Cotton served on various editorial boards of scientific journals, including those of the Journal of the American Chemical Society, Inorganic Chemistry, and Organometallics. He chaired the Division of Inorganic Chemistry of the ACS and was an ACS Councillor for five years. He served on the U.S. National Science Board (1986–1998), which oversees the National Science Foundation, and the Scientific and Technical Advisory Committee of Argonne National Laboratory, and the National Research Laboratory Commission of Texas.

Cotton supervised the thesis research of 116 doctoral students[11] as well as more than 150 postdoctoral associates.[5]

Recognition

Among the awards Cotton received included the U.S. National Medal of Science in 1982,[16] the Wolf Prize in 2000; and the Priestley Medal, the American Chemical Society's highest recognition, in 1998.[11]

In 1995, the Department of Chemistry at Texas A&M along with the local section of the American Chemical Society, inaugurated the annual F.A. Cotton Medal for excellence in chemical research. A second award named in his honor, the F. Albert Cotton Award for Synthetic Inorganic Chemistry,[17] is presented at the National Meeting of the American Chemical Society each year.[11]

Cotton was a member of the National Academy of Sciences in the United States, and the corresponding academies in Russia, China, the United Kingdom, France, and Denmark, as well as the American Philosophical Society. He received twenty-nine honorary doctorates.[11]

Run for ACS presidency

Cotton caused a controversy in his run for President of the American Chemical Society for 1984, wherein he mailed a letter to selected members describing his opponent as “a mediocre industrial chemist”.[18] Cotton ultimately lost the bid to his opponent Dr. Warren D. Niederhauser of Rohm & Haas.[19]

F.A. Cotton Medal for Excellence in Chemical Research

The F.A. Cotton Medal is awarded annually by the American Chemical Society, and sponsored by the The F. Albert Cotton Endowment Fund. Previous winners have included :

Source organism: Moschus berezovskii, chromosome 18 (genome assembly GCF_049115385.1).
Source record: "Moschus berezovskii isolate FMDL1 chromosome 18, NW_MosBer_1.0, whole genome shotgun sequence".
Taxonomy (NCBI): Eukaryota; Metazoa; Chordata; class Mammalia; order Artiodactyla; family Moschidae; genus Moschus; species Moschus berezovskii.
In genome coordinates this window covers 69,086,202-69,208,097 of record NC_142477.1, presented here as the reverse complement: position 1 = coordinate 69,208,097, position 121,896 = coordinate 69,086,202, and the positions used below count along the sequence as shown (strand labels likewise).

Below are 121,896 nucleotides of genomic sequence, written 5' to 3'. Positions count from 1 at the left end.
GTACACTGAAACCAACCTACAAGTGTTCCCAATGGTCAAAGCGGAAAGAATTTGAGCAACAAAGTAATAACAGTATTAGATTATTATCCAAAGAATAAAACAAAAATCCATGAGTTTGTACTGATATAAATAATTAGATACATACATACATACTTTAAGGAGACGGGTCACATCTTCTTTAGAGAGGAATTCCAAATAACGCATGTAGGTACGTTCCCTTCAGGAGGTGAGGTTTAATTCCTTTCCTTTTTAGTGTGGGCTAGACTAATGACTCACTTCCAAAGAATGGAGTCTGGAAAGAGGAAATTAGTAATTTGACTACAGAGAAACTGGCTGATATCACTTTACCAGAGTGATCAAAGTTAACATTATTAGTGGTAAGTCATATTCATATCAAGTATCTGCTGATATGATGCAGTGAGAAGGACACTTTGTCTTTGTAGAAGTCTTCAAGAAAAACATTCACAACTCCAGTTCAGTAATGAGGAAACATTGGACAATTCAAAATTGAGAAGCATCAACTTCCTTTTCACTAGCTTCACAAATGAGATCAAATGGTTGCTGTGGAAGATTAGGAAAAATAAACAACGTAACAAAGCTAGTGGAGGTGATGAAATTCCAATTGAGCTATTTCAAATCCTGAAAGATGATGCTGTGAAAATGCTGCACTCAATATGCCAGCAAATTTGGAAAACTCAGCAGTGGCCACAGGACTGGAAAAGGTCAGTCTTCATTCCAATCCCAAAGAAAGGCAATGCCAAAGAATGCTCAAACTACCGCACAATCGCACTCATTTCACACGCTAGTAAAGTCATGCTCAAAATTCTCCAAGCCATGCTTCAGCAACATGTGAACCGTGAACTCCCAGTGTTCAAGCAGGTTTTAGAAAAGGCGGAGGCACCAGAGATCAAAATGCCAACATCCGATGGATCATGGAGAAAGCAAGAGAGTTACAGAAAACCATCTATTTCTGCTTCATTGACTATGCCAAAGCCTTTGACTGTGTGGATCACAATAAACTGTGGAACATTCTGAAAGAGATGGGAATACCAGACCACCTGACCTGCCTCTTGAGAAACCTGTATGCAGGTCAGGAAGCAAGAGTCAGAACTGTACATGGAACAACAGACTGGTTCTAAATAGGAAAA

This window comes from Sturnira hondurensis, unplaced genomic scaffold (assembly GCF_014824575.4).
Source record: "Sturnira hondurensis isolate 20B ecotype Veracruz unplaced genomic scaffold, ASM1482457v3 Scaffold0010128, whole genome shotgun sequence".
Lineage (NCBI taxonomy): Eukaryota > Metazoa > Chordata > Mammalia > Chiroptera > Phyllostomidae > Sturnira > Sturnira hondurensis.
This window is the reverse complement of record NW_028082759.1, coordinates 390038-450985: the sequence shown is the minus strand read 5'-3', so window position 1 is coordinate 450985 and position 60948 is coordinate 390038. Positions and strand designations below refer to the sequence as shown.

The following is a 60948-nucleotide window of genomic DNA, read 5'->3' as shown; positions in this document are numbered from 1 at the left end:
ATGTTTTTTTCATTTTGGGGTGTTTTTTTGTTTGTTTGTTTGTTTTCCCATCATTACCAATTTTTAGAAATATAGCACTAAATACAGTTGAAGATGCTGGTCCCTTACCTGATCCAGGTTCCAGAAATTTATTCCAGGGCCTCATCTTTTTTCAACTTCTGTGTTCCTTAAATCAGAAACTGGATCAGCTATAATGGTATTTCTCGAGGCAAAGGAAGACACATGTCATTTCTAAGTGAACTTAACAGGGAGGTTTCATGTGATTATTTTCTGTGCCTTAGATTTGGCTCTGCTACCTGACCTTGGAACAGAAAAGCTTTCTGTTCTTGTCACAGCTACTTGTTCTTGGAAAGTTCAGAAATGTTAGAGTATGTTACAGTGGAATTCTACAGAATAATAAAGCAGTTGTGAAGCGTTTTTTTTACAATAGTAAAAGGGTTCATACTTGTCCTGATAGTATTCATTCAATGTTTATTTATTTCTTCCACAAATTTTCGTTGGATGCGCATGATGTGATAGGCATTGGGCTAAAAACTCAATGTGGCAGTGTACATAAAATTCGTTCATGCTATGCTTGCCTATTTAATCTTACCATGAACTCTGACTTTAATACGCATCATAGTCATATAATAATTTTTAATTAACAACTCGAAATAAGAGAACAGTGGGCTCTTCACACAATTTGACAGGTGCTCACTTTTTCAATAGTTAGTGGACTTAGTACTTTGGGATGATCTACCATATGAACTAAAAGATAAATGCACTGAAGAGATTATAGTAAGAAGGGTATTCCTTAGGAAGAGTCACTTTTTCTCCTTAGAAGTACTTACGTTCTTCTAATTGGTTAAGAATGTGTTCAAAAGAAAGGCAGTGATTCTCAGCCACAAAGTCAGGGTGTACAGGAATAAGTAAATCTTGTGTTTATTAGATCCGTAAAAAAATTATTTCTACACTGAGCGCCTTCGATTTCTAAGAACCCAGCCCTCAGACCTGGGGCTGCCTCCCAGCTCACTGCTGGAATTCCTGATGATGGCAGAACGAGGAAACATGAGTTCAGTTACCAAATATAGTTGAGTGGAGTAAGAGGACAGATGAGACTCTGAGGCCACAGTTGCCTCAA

2012 R. Graham Cooks, Purdue University;[20] 2011 George M. Whitesides, Harvard University; 2010 Peter J. Stang, University of Utah; 2009 Richard N. Zare, Stanford University; 2008 Chi-Huey Wong, The Scripps Research Institute, and National Taiwan University; 2007 Jacqueline K. Barton, California Institute of Technology; 2006 Robin M. Hochstrasser, University of Pennsylvania; 2005 Richard H. Holm, Harvard University; 2004 Albert Eschenmoser, Swiss Federal Institute of Technology, Zurich, and Scripps Research Institute; 2003 Gabor A. Somorjai, University of California, Berkeley; 2002 Ada Yonath, Weizman Institute of Science; 2001 Samuel J. Danishefsky, Department of Chemistry, Columbia University; 2000 Tobin J. Marks, Department of Chemistry, Northwestern University; 1999 Alexander Pines, Department of Chemistry, University of California, Berkeley; 1998 JoAnne Stubbe, Department of Chemistry, Massachusetts Institute of Technology; 1997 Pierre-Gilles de Gennes, École Supérieure de Physique et de Chimie Industrielles de la Ville de Paris, Collège de France; 1996 George A. Olah, Department of Chemistry, University of Southern California; 1995 F. Albert Cotton, Department of Chemistry, Texas A&M University [21]

Death

Cotton died on February 20, 2007 in College Station, Texas from complications of a head injury he suffered in a fall in October 2006.[22] He was survived by his wife, the former Diane Dornacher, whom he married in 1959, and their two daughters, Jennifer and Jane.[3] The Brazos County Sheriff's Department opened an investigation into his death, describing his death as "suspicious".[23]

References